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One-on-one with Tyrone girls basketball coach

Luke Rhoades took over for Jim Swaney as the Tyrone girls basketball coach following a controversial decision last summer by the district not to hire Swaney as the new boys basketball coach. When Swaney stepped down, it left a void at the top of the program for the first time in nearly two decades, and in stepped Rhoades, who not only had to reorganize the program immediately and on the fly, but also deal with the loss of five seniors who lettered for the better part of the three seasons. While the process was frustrating at times for Rhoades, who has coached football, basketball and track at Tyrone for five years, his team still managed to be competitive with the top clubs on the schedule while improving markedly from November to February. The Daily Herald had an opportunity to talk to Rhoades, and ask him about his experience coaching girls, improving his team for next season, and the challenges of following Swaney at Tyrone.

Daily Herald: How would you rate the season based on your preseason expectations?
Rhoades: Rating the season proves to be an interesting challenge. Although record would indicate an unsuccessful season, I would say it was very successful. We made great strides in a lot of different areas while continuing to work toward our team goals. Unfortunately, we did not achieve a lot of our team goals but we continued to work hard toward them.

DH: What are some games that stand out as big games in the course of the season, win or lose?
Rhoades: Both Bellefonte games proved to be big games for us. We played them extremely hard the first game exerting a lot of effort and a lot of emotion. I really thought after the first Bellefonte game we gave everything we had. Lewistown at home and away were also big games. After the first quarter at home we were winning and at the half down there we were tied. And finally B.G., at B.G. proved to be a stand out game. We were winning by five at half and playing an all around solid game. Unfortunately we ran out of gas in all of these games but it provided us something to build on for the future.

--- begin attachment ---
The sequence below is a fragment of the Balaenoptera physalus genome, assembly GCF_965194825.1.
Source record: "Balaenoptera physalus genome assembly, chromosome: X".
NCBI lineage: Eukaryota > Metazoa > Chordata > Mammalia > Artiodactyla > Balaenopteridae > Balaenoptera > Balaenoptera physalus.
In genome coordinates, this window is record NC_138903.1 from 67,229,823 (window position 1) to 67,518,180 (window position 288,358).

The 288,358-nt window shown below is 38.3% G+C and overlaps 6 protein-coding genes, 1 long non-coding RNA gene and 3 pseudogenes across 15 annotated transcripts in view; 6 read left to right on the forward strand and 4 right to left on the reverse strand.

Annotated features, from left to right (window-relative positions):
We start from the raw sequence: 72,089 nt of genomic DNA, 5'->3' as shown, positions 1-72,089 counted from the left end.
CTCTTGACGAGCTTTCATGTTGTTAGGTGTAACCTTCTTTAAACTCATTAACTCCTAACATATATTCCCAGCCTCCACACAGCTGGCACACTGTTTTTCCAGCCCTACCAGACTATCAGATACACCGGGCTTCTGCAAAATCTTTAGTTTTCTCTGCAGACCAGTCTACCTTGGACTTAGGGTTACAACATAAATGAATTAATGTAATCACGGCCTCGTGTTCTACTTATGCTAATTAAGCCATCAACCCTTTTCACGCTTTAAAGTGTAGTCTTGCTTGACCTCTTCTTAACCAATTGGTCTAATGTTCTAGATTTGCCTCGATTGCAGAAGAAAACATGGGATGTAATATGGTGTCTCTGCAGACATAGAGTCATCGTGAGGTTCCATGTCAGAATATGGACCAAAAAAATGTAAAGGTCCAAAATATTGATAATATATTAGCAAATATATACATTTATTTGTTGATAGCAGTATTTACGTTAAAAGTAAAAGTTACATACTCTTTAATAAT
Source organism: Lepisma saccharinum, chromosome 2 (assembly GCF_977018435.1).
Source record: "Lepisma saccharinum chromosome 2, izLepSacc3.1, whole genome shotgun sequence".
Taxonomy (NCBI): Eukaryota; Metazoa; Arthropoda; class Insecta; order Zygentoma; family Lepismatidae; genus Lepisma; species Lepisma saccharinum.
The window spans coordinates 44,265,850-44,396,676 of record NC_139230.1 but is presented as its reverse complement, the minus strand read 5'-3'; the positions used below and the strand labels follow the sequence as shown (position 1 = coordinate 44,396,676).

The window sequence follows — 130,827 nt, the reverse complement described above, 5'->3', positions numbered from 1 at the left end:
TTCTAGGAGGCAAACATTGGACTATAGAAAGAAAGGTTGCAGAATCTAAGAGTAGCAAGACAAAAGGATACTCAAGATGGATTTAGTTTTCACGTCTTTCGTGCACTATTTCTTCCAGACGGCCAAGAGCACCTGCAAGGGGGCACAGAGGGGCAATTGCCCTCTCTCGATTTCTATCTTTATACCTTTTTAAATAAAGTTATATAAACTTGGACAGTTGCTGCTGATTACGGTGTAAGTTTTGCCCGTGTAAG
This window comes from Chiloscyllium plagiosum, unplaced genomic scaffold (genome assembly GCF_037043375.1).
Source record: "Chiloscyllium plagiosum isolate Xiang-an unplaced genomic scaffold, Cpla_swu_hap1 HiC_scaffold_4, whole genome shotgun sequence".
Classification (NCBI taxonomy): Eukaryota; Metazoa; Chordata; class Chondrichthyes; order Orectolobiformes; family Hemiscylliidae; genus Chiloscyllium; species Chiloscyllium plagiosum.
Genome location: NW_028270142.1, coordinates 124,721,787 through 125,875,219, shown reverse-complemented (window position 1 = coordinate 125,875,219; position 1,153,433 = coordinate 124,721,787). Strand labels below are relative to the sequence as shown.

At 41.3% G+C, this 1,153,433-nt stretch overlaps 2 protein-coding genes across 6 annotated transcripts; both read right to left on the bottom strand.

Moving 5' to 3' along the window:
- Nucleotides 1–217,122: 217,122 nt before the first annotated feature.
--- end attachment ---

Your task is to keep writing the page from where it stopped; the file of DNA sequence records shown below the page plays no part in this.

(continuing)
DH: Could you comment on the performance of Liz Tepsic?
Rhoades: I believe Liz had an outstanding senior season. Liz led us in scoring and also played really good defense. In fact she broke the single game record of blocked shots. She also set a new record for blocked shots in a season and in her career. Liz did a great job of leading by example. She proved to be a very positive silent leader. Unfortunately for Liz she was not 100% all season. She seemed to be constantly fighting off the flu, yet she made no excuses for her play in those games. I think Liz is going to have a successful senior track season and college career.

DH: What were the biggest challenges you saw in your first year as a girls coach and with this team?
Rhoades: I really feel that getting such a late start provided a tough hurdle to get over. We really did not have time to conduct off-season clinics and weight training. We were basically stuck putting in a new offense, defense, conditioning and developing fundamentals, all at the start of the season. That really put us behind a lot of the other teams especially with the lack of experience we had. Although we had four returning letter winners, only one saw significant time in the previous year. One of the first things I noticed was how far behind we were on the basic skills, dribbling, passing, and playing defense. That ended up as one of our main focuses at practice, and I believe we really saw vast improvements especially from the younger girls.